Bouzid et al., Outcomes of Omicron sub-lineages BA.1.1 and BA.2 infection compared with the sub-lineage BA.1 infection in emergency departments’ patients, Clin Microbiol Infect, 2023

D Bouzid, T Kapfer, S Marot, V Ing, V M Ferré, A Chauvin, J Le Goff, S Ellouze, M Salmona, C Hermand, A Bourg, A Schnuriger, F Fémy, M Nguyen Van Tinh, S Brichler, D Veyer, P Le Borgne, S Fafi-Kremer, A S L’Honneur, C Augustin, T Simon, M Cachanado, IMProving Emergency Care (IMPEC) FHU authors group, Y Freund

Clin Microbiol Infect, 2023 Apr, doi: 10.1016/j.cmi.2023.01.001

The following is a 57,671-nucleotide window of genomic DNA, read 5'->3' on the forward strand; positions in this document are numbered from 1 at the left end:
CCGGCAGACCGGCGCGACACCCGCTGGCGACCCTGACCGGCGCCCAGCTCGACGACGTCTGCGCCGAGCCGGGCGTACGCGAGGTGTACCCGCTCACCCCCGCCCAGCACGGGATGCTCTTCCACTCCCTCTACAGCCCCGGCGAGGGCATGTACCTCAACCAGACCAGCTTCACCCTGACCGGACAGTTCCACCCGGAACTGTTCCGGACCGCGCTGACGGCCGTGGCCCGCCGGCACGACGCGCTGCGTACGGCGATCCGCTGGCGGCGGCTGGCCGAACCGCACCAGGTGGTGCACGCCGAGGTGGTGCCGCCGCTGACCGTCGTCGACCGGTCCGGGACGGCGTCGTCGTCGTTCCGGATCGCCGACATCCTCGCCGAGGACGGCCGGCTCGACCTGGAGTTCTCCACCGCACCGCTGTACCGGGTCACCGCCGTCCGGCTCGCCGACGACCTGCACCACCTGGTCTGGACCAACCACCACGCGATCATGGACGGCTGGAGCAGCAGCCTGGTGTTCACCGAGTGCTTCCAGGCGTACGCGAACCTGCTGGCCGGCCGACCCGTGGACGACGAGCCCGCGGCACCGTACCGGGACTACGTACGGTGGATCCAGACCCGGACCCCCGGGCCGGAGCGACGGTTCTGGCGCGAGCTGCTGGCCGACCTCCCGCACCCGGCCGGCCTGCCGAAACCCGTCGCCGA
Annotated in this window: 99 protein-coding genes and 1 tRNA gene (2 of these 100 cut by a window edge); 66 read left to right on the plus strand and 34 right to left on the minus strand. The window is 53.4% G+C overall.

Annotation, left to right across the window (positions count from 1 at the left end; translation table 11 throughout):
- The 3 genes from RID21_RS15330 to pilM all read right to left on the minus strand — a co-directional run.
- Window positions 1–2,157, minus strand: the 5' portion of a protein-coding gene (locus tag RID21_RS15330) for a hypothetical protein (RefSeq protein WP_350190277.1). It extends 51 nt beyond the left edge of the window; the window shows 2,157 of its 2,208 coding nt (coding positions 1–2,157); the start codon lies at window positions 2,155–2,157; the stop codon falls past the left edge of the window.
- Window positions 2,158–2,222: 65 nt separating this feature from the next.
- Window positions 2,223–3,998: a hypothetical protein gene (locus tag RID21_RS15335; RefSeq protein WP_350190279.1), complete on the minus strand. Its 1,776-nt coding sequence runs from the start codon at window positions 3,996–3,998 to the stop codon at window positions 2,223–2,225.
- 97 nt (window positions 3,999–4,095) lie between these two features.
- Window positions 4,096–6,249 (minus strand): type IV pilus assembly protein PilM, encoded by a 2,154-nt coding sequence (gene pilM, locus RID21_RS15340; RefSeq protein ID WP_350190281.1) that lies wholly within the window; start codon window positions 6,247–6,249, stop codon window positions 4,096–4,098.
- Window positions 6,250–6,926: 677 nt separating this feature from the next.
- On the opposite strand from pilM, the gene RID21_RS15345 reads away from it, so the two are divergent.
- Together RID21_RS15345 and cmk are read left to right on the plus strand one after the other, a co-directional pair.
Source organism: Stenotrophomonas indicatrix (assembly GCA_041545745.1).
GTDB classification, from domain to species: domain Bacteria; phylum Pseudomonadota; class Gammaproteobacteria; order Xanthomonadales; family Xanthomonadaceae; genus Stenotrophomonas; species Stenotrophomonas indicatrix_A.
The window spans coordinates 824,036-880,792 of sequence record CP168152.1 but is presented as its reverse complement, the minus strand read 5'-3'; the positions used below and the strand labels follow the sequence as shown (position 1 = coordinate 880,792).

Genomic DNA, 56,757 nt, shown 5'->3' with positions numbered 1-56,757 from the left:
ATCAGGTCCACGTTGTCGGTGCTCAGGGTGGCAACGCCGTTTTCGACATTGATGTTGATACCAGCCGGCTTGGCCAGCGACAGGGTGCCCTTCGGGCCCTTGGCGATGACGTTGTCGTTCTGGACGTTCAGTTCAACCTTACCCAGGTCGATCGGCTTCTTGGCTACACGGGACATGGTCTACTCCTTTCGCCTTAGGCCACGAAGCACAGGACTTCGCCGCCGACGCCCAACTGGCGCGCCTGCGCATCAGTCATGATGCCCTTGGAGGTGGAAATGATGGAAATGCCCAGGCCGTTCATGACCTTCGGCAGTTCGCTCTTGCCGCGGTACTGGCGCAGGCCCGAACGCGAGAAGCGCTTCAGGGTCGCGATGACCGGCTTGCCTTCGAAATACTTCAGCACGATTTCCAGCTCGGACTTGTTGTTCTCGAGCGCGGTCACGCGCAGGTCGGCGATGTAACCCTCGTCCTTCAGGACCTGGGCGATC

The Omicron SARS-CoV-2 variant of concern (B.1.1.529) was first reported in South Africa in November, 2021. Several reports indicated that the infection with Omicron (BA.1 sub-lineage) was associated with a lower risk of hospitalization and severe outcomes compared with delta (B.1.617.2) variant infection [[1],[2]]. During 2022, the Omicron variant was still the dominant circulating variant, and has been divided into several sub-lineages, BA.1.1 and BA.2, then later BA.3, BA.4, and BA.5 [[3]]. Data on the clinical patterns and outcomes of Omicron sub-lineages infections are still scarce [[4],[5]]. This report compares the in-hospital outcomes of emergency department (ED) patients infected with BA.1 vs. the BA.2 and BA1.1 sub-lineages.This study was a retrospective analysis of prospective routinely collected data of individual patients in 10 EDs in France, caring for adult patients from January 3, 2022 to May 22, 2022. The study was approved by the ethics committee of Sorbonne Université (CER-2022-044), Paris, France.All patients with positive reverse transcriptase polymerase chain reaction (RT-PCR) test results for SARS-CoV-2 followed by a variant determination were screened, and patients with BA.1, BA1.1, and BA.2 infection were included. Using previously described methods, baseline clinical and biological characteristics of patients with BA.1 and other sub-lineages of Omicron SARS-CoV-2 infections in the ED were compared [[1]]. Primary endpoints included intensive care unit (ICU) hospitalization, mechanical ventilation, and death. Secondary endpoints included vaccine status. Differences and 95% CIs were calculated using the Wald method, with continuity correction for categorical variables and using normal approximation or the Brookmeyer and Crowley method for continuous variables, depending on their distribution. Logistic regression modelling was used to study the relationship between SARS-CoV-2 variant and outcomes, adjusted to age, sex, hypertension, obesity, diabetes, chronic respiratory disease, chronic kidney disease, immunosuppression, number of vaccine doses, and centre. Because BA1.1 is a sub-lineage of BA.1, a sensitivity analysis compared BA.2 with either BA.1 or BA.1.1). Results are expressed as differences and 2-sided 95% CIs. Analyses were done with SAS, version 9.4 (SAS Institute).A total of 1012 patients were included. The median age was 69 (interquartile range, 47–83 years), and 46% were women.